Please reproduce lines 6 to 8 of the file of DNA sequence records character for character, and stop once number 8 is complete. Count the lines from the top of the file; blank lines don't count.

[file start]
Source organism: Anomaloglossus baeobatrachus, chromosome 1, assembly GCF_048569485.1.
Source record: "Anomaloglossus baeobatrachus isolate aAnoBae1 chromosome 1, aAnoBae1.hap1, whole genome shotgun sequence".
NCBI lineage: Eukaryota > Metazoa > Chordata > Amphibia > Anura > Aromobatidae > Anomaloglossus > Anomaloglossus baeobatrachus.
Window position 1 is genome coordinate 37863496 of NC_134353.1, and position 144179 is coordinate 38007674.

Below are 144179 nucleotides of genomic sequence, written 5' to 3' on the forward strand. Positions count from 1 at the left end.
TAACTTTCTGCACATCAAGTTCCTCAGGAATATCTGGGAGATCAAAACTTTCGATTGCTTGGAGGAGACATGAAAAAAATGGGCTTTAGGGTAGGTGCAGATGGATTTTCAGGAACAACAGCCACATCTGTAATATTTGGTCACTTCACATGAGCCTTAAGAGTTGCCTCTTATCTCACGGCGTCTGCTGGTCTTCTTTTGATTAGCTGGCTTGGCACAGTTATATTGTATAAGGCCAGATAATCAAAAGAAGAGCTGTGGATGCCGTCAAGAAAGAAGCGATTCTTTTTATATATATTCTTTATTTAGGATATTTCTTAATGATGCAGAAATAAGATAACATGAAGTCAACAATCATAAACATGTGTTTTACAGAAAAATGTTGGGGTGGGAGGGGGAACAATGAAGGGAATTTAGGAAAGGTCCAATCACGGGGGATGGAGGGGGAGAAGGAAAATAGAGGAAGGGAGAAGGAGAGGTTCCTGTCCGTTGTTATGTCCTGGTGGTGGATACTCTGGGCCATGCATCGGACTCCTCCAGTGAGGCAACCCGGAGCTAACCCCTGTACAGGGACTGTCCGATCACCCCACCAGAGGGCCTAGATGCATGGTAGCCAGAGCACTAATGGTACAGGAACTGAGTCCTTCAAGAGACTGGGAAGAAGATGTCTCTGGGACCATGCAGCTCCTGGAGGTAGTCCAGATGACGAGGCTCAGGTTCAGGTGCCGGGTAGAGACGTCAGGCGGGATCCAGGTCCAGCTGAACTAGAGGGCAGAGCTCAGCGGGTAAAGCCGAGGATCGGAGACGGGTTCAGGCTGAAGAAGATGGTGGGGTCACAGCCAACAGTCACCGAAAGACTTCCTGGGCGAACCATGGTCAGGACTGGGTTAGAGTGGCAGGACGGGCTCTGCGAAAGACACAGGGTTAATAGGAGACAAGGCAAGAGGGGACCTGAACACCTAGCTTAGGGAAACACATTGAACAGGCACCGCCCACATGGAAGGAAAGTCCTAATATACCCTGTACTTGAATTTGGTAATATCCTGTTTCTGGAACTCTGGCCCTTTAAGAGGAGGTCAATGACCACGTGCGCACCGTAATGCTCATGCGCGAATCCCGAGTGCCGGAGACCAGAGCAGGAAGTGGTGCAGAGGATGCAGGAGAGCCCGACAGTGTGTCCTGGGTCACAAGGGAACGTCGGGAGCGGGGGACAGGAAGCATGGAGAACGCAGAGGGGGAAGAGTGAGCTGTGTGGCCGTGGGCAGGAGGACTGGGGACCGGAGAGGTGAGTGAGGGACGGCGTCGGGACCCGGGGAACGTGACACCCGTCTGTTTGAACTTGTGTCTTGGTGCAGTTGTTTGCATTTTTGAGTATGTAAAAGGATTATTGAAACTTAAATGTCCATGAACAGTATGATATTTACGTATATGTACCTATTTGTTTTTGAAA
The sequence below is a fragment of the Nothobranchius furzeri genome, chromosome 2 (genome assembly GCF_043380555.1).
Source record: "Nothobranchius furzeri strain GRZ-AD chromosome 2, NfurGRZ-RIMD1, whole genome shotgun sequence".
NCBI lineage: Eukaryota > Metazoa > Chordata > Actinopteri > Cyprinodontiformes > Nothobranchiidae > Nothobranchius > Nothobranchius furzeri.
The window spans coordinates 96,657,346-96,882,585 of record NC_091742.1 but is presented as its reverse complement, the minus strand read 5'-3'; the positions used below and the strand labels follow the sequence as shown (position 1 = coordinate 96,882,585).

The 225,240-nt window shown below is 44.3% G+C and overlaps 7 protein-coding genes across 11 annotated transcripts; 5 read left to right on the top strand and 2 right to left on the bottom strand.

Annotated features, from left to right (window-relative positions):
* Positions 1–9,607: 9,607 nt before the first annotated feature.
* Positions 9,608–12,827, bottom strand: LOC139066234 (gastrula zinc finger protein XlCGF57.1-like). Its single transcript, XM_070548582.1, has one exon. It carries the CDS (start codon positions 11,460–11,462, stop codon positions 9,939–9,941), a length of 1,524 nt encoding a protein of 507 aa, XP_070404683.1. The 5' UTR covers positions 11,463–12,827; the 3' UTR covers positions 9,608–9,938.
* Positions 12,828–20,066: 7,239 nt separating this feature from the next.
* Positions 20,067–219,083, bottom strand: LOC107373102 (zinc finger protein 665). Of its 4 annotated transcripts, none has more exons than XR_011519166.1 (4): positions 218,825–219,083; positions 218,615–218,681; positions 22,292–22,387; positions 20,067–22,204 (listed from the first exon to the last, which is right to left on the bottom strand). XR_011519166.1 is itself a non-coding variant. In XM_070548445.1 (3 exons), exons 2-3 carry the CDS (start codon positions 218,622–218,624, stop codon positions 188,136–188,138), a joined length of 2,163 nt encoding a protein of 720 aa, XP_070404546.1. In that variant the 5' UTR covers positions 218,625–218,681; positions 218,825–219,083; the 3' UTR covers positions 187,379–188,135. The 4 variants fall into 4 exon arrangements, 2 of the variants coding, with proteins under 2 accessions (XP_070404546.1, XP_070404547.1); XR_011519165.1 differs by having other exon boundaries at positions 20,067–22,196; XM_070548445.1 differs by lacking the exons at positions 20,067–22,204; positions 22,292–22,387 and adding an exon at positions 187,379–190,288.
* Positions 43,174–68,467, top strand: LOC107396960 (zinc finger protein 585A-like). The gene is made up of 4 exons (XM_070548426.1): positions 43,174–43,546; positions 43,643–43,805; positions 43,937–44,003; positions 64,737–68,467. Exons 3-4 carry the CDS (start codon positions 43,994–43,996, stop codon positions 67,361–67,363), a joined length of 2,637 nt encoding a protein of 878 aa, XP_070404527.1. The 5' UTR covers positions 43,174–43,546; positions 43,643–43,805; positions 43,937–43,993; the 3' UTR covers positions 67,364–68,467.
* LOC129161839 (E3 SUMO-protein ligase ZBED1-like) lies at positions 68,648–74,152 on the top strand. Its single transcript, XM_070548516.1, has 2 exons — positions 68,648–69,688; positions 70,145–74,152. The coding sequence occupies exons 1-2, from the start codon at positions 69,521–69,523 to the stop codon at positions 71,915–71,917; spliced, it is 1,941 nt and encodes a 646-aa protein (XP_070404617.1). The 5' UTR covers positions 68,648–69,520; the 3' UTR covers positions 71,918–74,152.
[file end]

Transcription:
TAACTTTCTGCACATCAAGTTCCTCAGGAATATCTGGGAGATCAAAACTTTCGATTGCTTGGAGGAGACATGAAAAAAATGGGCTTTAGGGTAGGTGCAGATGGATTTTCAGGAACAACAGCCACATCTGTAATATTTGGTCACTTCACATGAGCCTTAAGAGTTGCCTCTTATCTCACGGCGTCTGCTGGTCTTCTTTTGATTAGCTGGCTTGGCACAGTTATATTGTATAAGGCCAGATAATCAAAAGAAGAGCTGTGGATGCCGTCAAGAAAGAAGCGATTCTTTTTATATATATTCTTTATTTAGGATATTTCTTAATGATGCAGAAATAAGATAACATGAAGTCAACAATCATAAACATGTGTTTTACAGAAAAATGTTGGGGTGGGAGGGGGAACAATGAAGGGAATTTAGGAAAGGTCCAATCACGGGGGATGGAGGGGGAGAAGGAAAATAGAGGAAGGGAGAAGGAGAGGTTCCTGTCCGTTGTTATGTCCTGGTGGTGGATACTCTGGGCCATGCATCGGACTCCTCCAGTGAGGCAACCCGGAGCTAACCCCTGTACAGGGACTGTCCGATCACCCCACCAGAGGGCCTAGATGCATGGTAGCCAGAGCACTAATGGTACAGGAACTGAGTCCTTCAAGAGACTGGGAAGAAGATGTCTCTGGGACCATGCAGCTCCTGGAGGTAGTCCAGATGACGAGGCTCAGGTTCAGGTGCCGGGTAGAGACGTCAGGCGGGATCCAGGTCCAGCTGAACTAGAGGGCAGAGCTCAGCGGGTAAAGCCGAGGATCGGAGACGGGTTCAGGCTGAAGAAGATGGTGGGGTCACAGCCAACAGTCACCGAAAGACTTCCTGGGCGAACCATGGTCAGGACTGGGTTAGAGTGGCAGGACGGGCTCTGCGAAAGACACAGGGTTAATAGGAGACAAGGCAAGAGGGGACCTGAACACCTAGCTTAGGGAAACACATTGAACAGGCACCGCCCACATGGAAGGAAAGTCCTAATATACCCTGTACTTGAATTTGGTAATATCCTGTTTCTGGAACTCTGGCCCTTTAAGAGGAGGTCAATGACCACGTGCGCACCGTAATGCTCATGCGCGAATCCCGAGTGCCGGAGACCAGAGCAGGAAGTGGTGCAGAGGATGCAGGAGAGCCCGACAGTGTGTCCTGGGTCACAAGGGAACGTCGGGAGCGGGGGACAGGAAGCATGGAGAACGCAGAGGGGGAAGAGTGAGCTGTGTGGCCGTGGGCAGGAGGACTGGGGACCGGAGAGGTGAGTGAGGGACGGCGTCGGGACCCGGGGAACGTGACACCCGTCTGTTTGAACTTGTGTCTTGGTGCAGTTGTTTGCATTTTTGAGTATGTAAAAGGATTATTGAAACTTAAATGTCCATGAACAGTATGATATTTACGTATATGTACCTATTTGTTTTTGAAA
The sequence below is a fragment of the Nothobranchius furzeri genome, chromosome 2 (genome assembly GCF_043380555.1).
Source record: "Nothobranchius furzeri strain GRZ-AD chromosome 2, NfurGRZ-RIMD1, whole genome shotgun sequence".